“That’s bloody stunning, that is,” were the only words from the Aussie’s mouth as the five of us sat in silence on the summit of Chukkung Ri. The 4am start in bone-chilling wind had been worth it to now peer over the snow-capped peaks of the Himalayas. Sipping from a thermos of coffee, I gazed jealously at the Austrian couple, who had thought ahead to bring a packet of digestive biscuits and some peanut M&Ms.
Well-developed paths and infrastructure, paid for primarily by the permit fees collected along the route, have greatly improved the accessibility of this region
I was in
Nepal, birthplace of Buddha, home to ten of the world’s highest climbing peaks, and a land as diverse in geography as in culture. Landlocked between Tibet and India, the country is a vibrant medley of more than 100 different ethnic groups, where customs, religions, and even languages seem to change with each new area you visit.
Having recently graduated, and keen to scratch my travel itch with something other than island hopping in Thailand, I was swept up by the allure of remote landscapes and challenging peaks.
A few months and a few thousand strenuous steps later, I was now into my second of three consecutive treks; Jiri to Lukla, Everest Three Passes, and the Arun Valley trek. Having acclimatised on Chukkung Ri, I would soon start the arduous day-long climb over Kongma La, the first of three 5,000m passes, which alongside Everest Base Camp (5,340m) and Kala Patthar (5,545m), comprise the high altitude 15-20-day Three Passes trek.
While many hikers opt for the shorter 10-15-day direct trek to Everest Base Camp, taking the few extra days to watch the buzzing summiteers at Island Peak base camp, or enjoy one of the best views of Mount Everest from the sacred lakes of Gokyo, is well worth your while.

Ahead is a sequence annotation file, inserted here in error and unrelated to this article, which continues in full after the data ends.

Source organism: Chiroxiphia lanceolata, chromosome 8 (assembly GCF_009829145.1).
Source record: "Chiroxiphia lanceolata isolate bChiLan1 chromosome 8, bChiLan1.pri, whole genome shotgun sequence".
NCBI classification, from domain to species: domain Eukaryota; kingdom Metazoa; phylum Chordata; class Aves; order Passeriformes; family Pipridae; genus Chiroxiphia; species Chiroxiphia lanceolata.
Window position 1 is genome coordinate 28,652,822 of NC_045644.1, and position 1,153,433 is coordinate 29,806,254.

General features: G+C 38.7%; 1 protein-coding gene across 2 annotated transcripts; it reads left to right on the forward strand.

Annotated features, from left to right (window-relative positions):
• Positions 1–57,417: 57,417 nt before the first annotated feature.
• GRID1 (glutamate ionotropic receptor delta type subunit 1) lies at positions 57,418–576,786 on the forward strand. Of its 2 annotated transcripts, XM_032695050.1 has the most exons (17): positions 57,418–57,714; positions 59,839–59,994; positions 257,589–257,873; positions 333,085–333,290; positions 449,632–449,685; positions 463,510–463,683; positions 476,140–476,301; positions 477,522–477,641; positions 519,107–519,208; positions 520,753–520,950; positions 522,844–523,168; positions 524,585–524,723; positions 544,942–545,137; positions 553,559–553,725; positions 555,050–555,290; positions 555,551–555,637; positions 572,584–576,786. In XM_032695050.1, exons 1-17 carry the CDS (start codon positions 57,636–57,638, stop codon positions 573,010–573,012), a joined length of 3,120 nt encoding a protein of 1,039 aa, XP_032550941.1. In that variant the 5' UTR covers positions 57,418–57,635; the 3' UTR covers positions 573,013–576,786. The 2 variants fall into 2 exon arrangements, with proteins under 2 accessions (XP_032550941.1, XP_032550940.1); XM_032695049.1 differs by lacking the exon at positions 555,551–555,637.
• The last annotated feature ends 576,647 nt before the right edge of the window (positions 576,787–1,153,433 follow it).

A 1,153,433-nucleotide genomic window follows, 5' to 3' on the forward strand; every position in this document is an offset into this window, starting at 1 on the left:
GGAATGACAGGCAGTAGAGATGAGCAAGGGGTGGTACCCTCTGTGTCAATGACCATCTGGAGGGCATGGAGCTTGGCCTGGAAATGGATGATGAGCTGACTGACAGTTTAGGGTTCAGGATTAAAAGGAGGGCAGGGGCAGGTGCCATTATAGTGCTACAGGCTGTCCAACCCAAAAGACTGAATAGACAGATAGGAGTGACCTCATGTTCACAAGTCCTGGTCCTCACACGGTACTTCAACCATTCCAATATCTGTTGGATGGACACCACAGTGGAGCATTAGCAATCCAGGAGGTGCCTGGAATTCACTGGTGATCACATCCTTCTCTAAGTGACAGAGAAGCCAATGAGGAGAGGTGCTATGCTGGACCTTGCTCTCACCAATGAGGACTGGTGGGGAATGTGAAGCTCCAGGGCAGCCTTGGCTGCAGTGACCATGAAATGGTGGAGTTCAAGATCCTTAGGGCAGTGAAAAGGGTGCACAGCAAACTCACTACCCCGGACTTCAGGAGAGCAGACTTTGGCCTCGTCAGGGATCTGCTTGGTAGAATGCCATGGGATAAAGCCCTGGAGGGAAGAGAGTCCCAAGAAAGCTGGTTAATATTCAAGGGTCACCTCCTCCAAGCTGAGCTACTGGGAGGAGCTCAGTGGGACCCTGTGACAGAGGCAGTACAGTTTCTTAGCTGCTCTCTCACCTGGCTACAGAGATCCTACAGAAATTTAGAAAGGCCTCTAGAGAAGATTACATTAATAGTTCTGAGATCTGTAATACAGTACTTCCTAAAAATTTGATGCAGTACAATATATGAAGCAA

With the crisp air, pin drop silence, and sense of solitude, it felt a world away from the chaos of
Despite rapid urban growth as the city sprawls into the surrounding countryside, the four parallel streets of Thamel in Kathmandu have remained the staple tourist district for decades. On arrival it’s easy to be overwhelmed by the combination of traffic, noisy construction, and rogue cows, who take no shame in wandering into open restaurants.
The many hotels, western restaurants and bakeries become clothes stores and spice stalls as you approach the bustling food markets, where quick footed locals supply milk tea and cigarettes to the vendors. Sprinkle a few Buddhist and Hindu monuments around the place and you start to develop a picture of the madness that is Thamel. While a great place to pick up souvenirs, or grab a beer at one of the many “authentic” Irish pubs, it wasn’t long before I was yearning to get out on the trek.
My first week from Jiri to Lukla was a blur of sweat, blisters, and shoulder cramps, as I slowly figured out how to correctly adjust my rucksack straps. Days typically started between 5 and 7am, shovelling down a plate of boiled potatoes or a thermos of porridge and sugar while staring at my torn map. These long trekking days served as a great warm-up for the Everest region, where the oxygen level drops to almost half and each 500m increase in altitude takes an additional toll.